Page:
Thought should be given to consider light source, light beam, light wave, light dimensions, light direction, light intensity, light speed and velocity, light's parallel long lines, light's strike, atmospheric conditions (moisture, vapor, clouds, particles) and alike. Then thought should be given to measurement of the light and light controls which include light and shade, direction, source, intensity, speed, velocity, wavelength, angles and create a effect on the at multiple levels as well as from all the viewing angles with special consideration to body surface, negative and positive space in the stone as a result of cutting and facets.
Then thought should be given to the desired visual effect as a result of light striking the stone. The results that are desired are maximum of light, color burst, circle of radiance, circle of illumination, brillance, scintillation, space, shine, gleam, intense flashes of light which should be reflected towards the viewers eye acting as a mirror. Morever consideration should also given to planar relationships, spatial relationship, surrounding effect, dimension, make things to come to life, light and shade, perspective, shadows, highlights, distance, length, breath and more. In conclusion a design to mirror and reflect the optics a lights up the whole space that is close to a natural phenomena which outspans the confines.
Visually, light and shadow help us make sense of what we see and help us understand texture, dimension and perspective. The appearance of light and shadow tells us a lot about the surfaces and textures in the image. You can use light to give your designs depth and visual interest. Controlling the source(s) of light in your designs (even if just with a linear or radial gradient) can help create atmosphere in your page designs. Perhaps the most important part of working with lighting is knowing where the light(s) is coming from. The light source will most likely determine where the highlights and shadows fall (although with Web design you can afford to bend these rules in places). Use the “global light” effect so that all of your lighting effects follow the same light direction. It can also help direct the eyes to a focal point in the design. In the real world, very few things have a flat tone. Light and shade are on everything. Subtly using gradients is a great way to provide depth and makes things come to life on the screen.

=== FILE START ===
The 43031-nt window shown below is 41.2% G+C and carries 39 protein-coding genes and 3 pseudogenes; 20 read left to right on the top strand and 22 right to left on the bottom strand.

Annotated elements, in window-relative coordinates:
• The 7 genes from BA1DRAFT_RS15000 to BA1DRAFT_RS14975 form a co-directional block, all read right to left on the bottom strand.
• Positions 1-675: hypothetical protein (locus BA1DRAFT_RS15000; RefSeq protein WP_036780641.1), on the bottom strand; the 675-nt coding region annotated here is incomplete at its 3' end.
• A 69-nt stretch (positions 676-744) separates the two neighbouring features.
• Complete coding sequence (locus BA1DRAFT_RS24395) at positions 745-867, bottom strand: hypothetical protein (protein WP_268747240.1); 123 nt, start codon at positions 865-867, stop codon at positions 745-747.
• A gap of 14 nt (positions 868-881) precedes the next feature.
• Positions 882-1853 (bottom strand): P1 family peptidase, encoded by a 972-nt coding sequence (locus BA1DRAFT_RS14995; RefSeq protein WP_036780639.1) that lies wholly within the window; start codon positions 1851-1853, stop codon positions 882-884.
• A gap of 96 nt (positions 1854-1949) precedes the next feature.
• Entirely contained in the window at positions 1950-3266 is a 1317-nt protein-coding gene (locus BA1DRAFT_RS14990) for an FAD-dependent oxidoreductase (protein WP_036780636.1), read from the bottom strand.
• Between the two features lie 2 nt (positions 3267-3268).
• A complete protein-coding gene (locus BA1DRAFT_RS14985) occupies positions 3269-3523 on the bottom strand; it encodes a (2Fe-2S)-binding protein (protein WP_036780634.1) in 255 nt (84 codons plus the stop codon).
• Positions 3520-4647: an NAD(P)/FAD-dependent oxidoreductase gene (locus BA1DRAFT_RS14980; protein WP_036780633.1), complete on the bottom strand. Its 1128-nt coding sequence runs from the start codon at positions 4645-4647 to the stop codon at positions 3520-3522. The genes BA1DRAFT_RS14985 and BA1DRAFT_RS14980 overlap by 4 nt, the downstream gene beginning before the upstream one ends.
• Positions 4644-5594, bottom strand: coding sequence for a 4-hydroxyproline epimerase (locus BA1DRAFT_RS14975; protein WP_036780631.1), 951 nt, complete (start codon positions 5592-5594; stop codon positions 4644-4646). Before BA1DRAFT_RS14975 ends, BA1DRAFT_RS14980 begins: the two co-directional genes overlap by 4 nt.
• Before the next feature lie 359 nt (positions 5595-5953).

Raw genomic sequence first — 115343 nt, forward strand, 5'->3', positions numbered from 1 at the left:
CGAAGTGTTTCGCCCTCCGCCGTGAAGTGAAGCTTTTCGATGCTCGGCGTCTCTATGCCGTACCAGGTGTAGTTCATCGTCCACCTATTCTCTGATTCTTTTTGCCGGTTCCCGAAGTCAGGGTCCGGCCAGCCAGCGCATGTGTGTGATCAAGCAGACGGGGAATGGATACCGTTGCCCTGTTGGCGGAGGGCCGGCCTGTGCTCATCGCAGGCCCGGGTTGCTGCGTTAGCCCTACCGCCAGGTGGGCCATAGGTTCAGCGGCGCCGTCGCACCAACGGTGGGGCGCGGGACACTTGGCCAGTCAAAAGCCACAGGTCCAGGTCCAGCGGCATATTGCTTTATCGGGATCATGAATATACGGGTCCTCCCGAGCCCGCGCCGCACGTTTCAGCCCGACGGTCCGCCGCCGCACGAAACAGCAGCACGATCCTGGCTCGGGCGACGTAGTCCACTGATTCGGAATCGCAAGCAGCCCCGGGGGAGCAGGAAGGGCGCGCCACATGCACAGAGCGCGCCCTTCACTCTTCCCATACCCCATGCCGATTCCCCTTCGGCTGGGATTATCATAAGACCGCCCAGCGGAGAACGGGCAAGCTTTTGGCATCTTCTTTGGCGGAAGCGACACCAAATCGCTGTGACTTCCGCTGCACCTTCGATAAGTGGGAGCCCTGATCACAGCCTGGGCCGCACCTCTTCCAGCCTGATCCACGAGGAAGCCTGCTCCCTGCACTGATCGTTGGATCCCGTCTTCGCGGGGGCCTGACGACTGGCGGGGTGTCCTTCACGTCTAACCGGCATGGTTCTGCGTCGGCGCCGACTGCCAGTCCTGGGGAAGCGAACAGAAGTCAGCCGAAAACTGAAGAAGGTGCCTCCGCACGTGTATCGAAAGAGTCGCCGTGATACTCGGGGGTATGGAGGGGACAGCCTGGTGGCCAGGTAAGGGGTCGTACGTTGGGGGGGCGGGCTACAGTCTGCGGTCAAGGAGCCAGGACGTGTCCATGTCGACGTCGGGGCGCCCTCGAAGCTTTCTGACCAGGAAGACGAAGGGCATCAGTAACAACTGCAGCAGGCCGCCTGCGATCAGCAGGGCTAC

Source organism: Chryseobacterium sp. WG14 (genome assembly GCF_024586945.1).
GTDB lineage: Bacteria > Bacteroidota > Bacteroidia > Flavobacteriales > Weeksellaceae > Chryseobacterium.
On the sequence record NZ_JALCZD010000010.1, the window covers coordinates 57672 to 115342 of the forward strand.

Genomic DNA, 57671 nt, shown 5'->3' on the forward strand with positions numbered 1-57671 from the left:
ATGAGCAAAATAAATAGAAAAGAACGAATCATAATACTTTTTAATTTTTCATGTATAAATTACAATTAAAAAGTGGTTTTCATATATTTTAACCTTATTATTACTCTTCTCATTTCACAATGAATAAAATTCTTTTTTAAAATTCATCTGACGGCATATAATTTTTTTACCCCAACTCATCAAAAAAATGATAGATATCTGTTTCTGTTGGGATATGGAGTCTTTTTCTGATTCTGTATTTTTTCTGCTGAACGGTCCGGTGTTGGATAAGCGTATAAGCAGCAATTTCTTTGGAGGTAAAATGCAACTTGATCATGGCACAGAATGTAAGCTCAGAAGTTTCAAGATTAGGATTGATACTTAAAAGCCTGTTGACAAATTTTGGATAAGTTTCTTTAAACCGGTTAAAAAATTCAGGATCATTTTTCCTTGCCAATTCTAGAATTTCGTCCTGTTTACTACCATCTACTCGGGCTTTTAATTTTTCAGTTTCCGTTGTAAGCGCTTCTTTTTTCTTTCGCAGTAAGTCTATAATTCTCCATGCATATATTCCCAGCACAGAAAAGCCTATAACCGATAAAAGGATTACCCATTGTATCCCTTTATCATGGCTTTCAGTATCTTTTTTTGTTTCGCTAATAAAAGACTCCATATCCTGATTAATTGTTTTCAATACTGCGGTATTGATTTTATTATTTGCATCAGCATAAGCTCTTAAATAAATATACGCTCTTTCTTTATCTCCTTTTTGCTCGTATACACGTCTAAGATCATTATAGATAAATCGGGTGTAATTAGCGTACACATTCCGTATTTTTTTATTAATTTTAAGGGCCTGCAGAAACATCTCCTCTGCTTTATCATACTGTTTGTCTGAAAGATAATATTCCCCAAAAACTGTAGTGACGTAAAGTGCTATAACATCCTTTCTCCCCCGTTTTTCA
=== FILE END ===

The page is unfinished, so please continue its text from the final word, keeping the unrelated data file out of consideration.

The key with gradients is not to overdo them. If you’re using Photoshop, make use of layer styles for your gradients. This gives you the freedom to edit them at any point; it also means that if you resize the element, the gradient will rescale too.Subtle gradients are the most effective. Gradients give depth to surfaces and objects and also give it texture.
Highlights can help balance shadows and should be used on the edges of objects closest to the light source. Highlights are often overlooked because when used effectively, you don’t even notice they’re there. And while not suited to every situation, a tiny highlight can make all the difference in polishing an interface. The “sharper” the highlight, the shinier the surface will appear.
Like gradients, drop-shadows have become a staple of most artists. Shadows can really add visual depth and texture when used the right way. The key is not to overdo it.
You can do a lot beyond basic drop-shadows to give elements a third dimension. Longer shadows are a great way to change the spatial relationship between objects in a space.
A list of desired effects:
limpid, serene, majestic
to work miracles
ranged over various mediums of artistic expressions